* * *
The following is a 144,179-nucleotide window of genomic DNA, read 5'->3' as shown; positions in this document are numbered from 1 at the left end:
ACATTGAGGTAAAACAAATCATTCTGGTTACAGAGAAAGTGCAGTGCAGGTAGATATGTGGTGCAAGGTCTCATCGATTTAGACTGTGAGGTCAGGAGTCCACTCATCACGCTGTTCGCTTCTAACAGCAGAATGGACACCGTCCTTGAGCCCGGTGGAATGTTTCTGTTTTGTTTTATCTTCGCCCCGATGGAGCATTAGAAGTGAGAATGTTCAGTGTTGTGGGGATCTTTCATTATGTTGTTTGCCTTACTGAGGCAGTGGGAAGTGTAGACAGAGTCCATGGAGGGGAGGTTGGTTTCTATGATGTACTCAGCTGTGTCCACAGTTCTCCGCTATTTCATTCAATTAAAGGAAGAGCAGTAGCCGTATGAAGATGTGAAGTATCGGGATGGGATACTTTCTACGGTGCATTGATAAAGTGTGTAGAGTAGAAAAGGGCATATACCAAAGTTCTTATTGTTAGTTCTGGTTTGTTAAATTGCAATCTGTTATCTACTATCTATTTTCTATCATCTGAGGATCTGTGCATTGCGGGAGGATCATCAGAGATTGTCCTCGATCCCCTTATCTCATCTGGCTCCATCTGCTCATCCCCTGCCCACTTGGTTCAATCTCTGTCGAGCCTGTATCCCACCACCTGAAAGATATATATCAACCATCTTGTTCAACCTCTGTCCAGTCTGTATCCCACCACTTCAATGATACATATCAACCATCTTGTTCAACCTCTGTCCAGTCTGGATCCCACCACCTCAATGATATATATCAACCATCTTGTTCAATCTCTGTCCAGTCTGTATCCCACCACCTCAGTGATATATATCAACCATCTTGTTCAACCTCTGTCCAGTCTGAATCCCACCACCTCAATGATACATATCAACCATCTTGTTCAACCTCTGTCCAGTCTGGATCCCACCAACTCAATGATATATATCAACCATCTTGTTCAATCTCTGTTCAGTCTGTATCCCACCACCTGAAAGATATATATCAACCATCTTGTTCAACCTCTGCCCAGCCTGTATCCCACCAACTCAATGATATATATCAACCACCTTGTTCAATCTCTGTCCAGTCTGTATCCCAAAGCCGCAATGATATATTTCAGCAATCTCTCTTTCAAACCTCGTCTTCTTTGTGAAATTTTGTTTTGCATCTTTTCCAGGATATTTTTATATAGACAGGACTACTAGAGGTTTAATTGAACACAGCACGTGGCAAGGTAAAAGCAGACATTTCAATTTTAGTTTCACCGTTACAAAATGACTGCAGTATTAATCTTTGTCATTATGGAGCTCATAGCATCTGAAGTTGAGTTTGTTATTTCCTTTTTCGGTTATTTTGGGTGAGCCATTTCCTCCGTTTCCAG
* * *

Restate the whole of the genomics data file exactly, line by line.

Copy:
The following is a 144,179-nucleotide window of genomic DNA, read 5'->3' as shown; positions in this document are numbered from 1 at the left end:
ACATTGAGGTAAAACAAATCATTCTGGTTACAGAGAAAGTGCAGTGCAGGTAGATATGTGGTGCAAGGTCTCATCGATTTAGACTGTGAGGTCAGGAGTCCACTCATCACGCTGTTCGCTTCTAACAGCAGAATGGACACCGTCCTTGAGCCCGGTGGAATGTTTCTGTTTTGTTTTATCTTCGCCCCGATGGAGCATTAGAAGTGAGAATGTTCAGTGTTGTGGGGATCTTTCATTATGTTGTTTGCCTTACTGAGGCAGTGGGAAGTGTAGACAGAGTCCATGGAGGGGAGGTTGGTTTCTATGATGTACTCAGCTGTGTCCACAGTTCTCCGCTATTTCATTCAATTAAAGGAAGAGCAGTAGCCGTATGAAGATGTGAAGTATCGGGATGGGATACTTTCTACGGTGCATTGATAAAGTGTGTAGAGTAGAAAAGGGCATATACCAAAGTTCTTATTGTTAGTTCTGGTTTGTTAAATTGCAATCTGTTATCTACTATCTATTTTCTATCATCTGAGGATCTGTGCATTGCGGGAGGATCATCAGAGATTGTCCTCGATCCCCTTATCTCATCTGGCTCCATCTGCTCATCCCCTGCCCACTTGGTTCAATCTCTGTCGAGCCTGTATCCCACCACCTGAAAGATATATATCAACCATCTTGTTCAACCTCTGTCCAGTCTGTATCCCACCACTTCAATGATACATATCAACCATCTTGTTCAACCTCTGTCCAGTCTGGATCCCACCACCTCAATGATATATATCAACCATCTTGTTCAATCTCTGTCCAGTCTGTATCCCACCACCTCAGTGATATATATCAACCATCTTGTTCAACCTCTGTCCAGTCTGAATCCCACCACCTCAATGATACATATCAACCATCTTGTTCAACCTCTGTCCAGTCTGGATCCCACCAACTCAATGATATATATCAACCATCTTGTTCAATCTCTGTTCAGTCTGTATCCCACCACCTGAAAGATATATATCAACCATCTTGTTCAACCTCTGCCCAGCCTGTATCCCACCAACTCAATGATATATATCAACCACCTTGTTCAATCTCTGTCCAGTCTGTATCCCAAAGCCGCAATGATATATTTCAGCAATCTCTCTTTCAAACCTCGTCTTCTTTGTGAAATTTTGTTTTGCATCTTTTCCAGGATATTTTTATATAGACAGGACTACTAGAGGTTTAATTGAACACAGCACGTGGCAAGGTAAAAGCAGACATTTCAATTTTAGTTTCACCGTTACAAAATGACTGCAGTATTAATCTTTGTCATTATGGAGCTCATAGCATCTGAAGTTGAGTTTGTTATTTCCTTTTTCGGTTATTTTGGGTGAGCCATTTCCTCCGTTTCCAG